where it still hangs."

"What about the tollkeeper?"

Here is the story - with a bit of a prologue.

* * * * *

Captain Ezekiel Merritt, one of the "Bear Flag" party in Sonoma, came in
'49 to try his luck at mining on the Middle Fork of the American. His
party came at last, through a deep canyon to a large bar on which they
found among unmistakable evidences of a plundered camp both white man's
and Indian's hair. A great ash heap containing calcined bones was
undoubtedly the funeral pyre of white men and red men alike, and some
yelling savages upon the upper bluff confirmed the tragedy which Captain
Merritt's party had been too late to avert.

They drove the Indians away and Captain Merritt cut into the bark of an
alder the name "Murderer's Bar," by which the place has been called ever

The Merritt party stayed to work the bar. Before the summer passed the
river swarmed with men, some of whom joined forces to make up mining
companies. One of the rules of such a company: "Any shareholder getting
drunk during the time he should be on duty, shall pay into the common
treasury of the company a fine of one ounce of gold dust and shall
forfeit all dividends during such time." These fines, in some instances,
became so frequent as to cause a total disruption of the company.

The Indians returned to their villages in the hills. The foothill
Indians were not a particularly intelligent lot. They were Diggers, so
named on account of their habits of digging in the ground for roots, and
the larva of various insects for food. Eggs of ants, and the maggots
found in wasp's nests were considered great delicacies.

They also ate dried grasshoppers and young clover plants cooked as
greens. They ground acorns and manzanita berries into meal with the
stone mortars and pestles so commonly found through the countryside and
gathered and stored great caches of pine burrs full of nuts for the
winter. They were not as a rule quarrelsome, but - .

* * * * *

"Good morning, Phineas. I have brought your grub from Auburn, and here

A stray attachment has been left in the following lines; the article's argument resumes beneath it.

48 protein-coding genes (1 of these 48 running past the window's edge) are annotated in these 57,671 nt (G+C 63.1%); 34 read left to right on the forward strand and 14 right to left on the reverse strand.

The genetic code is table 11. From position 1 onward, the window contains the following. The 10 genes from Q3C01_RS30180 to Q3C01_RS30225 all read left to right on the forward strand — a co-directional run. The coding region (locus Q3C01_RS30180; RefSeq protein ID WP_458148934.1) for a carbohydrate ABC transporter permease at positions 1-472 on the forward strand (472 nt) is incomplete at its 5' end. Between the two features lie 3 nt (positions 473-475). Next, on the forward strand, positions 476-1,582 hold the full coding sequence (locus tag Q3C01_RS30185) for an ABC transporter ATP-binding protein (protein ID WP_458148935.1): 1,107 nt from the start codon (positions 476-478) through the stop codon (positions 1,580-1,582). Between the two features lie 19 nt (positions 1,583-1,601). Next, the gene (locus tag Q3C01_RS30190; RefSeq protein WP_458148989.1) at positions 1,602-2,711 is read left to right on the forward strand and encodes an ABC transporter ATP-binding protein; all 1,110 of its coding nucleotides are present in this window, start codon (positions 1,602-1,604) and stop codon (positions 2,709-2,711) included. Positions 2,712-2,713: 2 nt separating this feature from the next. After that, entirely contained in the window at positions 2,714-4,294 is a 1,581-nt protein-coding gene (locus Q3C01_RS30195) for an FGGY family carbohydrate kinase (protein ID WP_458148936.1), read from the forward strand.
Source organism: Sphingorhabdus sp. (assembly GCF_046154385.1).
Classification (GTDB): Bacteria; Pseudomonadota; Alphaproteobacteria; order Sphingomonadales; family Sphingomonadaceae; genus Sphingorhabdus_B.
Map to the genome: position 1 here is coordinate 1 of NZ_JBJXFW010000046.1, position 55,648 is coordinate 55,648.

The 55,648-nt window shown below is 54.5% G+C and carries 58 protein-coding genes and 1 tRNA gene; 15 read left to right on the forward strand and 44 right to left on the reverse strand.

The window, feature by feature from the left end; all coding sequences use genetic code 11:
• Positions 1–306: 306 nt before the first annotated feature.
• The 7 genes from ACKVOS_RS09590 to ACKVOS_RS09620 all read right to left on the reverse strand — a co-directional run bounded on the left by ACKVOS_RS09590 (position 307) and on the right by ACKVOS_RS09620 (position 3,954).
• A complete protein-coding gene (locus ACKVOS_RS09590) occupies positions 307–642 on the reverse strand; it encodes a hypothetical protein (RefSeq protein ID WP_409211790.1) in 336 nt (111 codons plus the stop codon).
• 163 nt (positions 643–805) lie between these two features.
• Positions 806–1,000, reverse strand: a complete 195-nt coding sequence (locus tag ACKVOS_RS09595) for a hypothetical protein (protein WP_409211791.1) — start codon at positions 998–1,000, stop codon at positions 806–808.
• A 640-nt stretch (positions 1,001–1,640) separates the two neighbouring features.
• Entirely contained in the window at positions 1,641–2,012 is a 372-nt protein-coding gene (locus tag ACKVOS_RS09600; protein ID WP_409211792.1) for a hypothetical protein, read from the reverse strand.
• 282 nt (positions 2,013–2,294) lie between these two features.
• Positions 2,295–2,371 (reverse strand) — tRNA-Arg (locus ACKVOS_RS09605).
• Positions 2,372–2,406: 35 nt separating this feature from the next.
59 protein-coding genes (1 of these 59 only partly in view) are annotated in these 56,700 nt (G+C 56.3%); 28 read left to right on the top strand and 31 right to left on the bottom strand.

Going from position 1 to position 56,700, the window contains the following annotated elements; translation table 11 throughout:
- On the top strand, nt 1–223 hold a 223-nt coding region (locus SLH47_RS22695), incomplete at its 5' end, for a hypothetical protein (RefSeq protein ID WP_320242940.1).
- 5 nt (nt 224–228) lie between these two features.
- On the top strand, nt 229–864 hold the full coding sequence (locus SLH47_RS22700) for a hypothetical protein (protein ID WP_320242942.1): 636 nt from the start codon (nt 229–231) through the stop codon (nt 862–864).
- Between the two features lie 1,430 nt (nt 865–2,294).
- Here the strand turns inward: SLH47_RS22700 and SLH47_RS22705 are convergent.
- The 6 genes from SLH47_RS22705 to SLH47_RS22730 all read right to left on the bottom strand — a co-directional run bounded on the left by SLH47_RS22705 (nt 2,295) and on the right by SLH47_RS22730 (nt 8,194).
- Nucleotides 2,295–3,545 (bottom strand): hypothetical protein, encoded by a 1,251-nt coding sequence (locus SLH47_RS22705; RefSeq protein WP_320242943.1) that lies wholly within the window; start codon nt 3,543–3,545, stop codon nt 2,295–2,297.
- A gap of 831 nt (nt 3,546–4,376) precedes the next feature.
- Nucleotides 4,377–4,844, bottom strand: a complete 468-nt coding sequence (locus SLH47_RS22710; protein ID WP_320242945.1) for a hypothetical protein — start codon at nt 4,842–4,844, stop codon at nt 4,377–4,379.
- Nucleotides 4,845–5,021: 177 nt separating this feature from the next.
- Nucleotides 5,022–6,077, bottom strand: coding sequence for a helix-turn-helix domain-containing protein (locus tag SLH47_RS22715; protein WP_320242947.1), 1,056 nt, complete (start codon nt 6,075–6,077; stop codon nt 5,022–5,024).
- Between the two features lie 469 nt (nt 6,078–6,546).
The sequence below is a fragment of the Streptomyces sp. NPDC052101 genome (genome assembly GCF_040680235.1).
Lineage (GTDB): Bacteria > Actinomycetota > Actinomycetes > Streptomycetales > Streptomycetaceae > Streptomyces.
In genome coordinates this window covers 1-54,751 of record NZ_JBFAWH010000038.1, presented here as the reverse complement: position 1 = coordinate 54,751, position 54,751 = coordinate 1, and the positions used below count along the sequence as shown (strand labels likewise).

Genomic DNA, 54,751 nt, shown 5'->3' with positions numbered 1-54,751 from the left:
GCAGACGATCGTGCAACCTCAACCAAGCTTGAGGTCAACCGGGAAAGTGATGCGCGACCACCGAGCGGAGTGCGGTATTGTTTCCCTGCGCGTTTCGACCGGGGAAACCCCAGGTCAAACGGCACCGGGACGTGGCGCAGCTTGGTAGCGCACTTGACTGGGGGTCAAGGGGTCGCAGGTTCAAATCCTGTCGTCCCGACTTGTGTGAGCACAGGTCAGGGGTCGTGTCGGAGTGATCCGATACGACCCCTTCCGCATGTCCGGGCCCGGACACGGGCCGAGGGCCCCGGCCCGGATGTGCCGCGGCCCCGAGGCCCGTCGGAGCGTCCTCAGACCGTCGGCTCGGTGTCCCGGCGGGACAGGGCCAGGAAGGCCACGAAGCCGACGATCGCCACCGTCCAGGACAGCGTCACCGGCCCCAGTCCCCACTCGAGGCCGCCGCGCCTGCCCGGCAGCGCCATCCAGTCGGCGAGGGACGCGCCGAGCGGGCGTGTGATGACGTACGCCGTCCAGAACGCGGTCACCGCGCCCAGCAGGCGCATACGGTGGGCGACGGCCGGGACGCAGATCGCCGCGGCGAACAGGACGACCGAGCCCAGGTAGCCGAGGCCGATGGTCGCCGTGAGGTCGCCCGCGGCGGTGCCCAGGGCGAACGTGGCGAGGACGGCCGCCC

is the bill."

It was a bright day in June and Phineas Longley, tollkeeper for the new
suspension bridge on Whiskey Bar, had had a busy morning. There was a
barbecue that day at the town on the other side, and a stream of people
had come down the Whiskey Bar turnpike and crossed the bridge. It was
getting warm and he was tired, and he read the bill gloomily:

"1 bottle gin, $6.00; 2 lbs. biscuits, $2.50; 1 ham, $24.00; 1 bottle
pickles, $6.00; 4 fathoms rope, $5.00; 1 watermelon, $4.00; 1 tin pan,
$16.00; 2 apples, $3.00."

Longley stuffed the bill in his pocket, and returned for his noon meal
to his log cabin on shore.

It was quite palatial - boasting a real floor made of puncheons, or hewn
logs. A bunk, against the wall, was made of a second log set four feet
from the log wall, with a hammock mattress of sacking stuffed with dried
bracken stretched between them. There was the usual huge fireplace of
granite rocks used for both warmth and cooking, and a box
pantry-cupboard nailed to the wall.

His cup and plate and saucer were of tin, and his cutlery was an iron
spoon, a three-tined fork and a hunting dagger. The dishes had not been
washed for weeks.

In warm weather he kept a few things in a small palisade driven in the
shallow water at the river 's edge, which was cool the year 'round.

Longley put his raised bread dough in a frying pan, put a second pan on
top, raked the ashes off some coals, and started it baking. A man on
horseback, driving two pack animals before him, stopped at the low

"Hello, John! Glad to see you," called Longley.

"Glad to get here. Like to sleep in a house again. Tired of shaking the
lizards out of my blankets every morning."

"Ever shake out a rattler?"

"Not yet, though they say it's been done more than once."

"You're just in time. Turn the beasts into the corral. And then will you
just ride back to Kitty Douglas' for me? She promised me a pie, and I
need a new starter for my sour dough (batter). By that time everything
will be ready to eat."

"You mean the 'Kitty Douglas' of the signs I've just passed?" asked
John, grinning.

"Yes. What were they, today?"

"'Fresh pies, by Kitty Douglas,' 'Bread made every day, by Kitty
Douglas,' 'New-laid eggs every day, by Kitty Douglas'!"

"Kitty's cooking is as fair as the reputation of her house is not. She
charges two dollars for a meal of pork and beans."

"'Tis the regular price everywhere. I'll be back soon." After the meal
John went to, the barbecue, imbibing rather freely of the fire-water
barrel and making a night of it.

Heavy travel continued over the bridge all afternoon - a prairie
schooner with three oxen, two mules and a bronco pulling it; a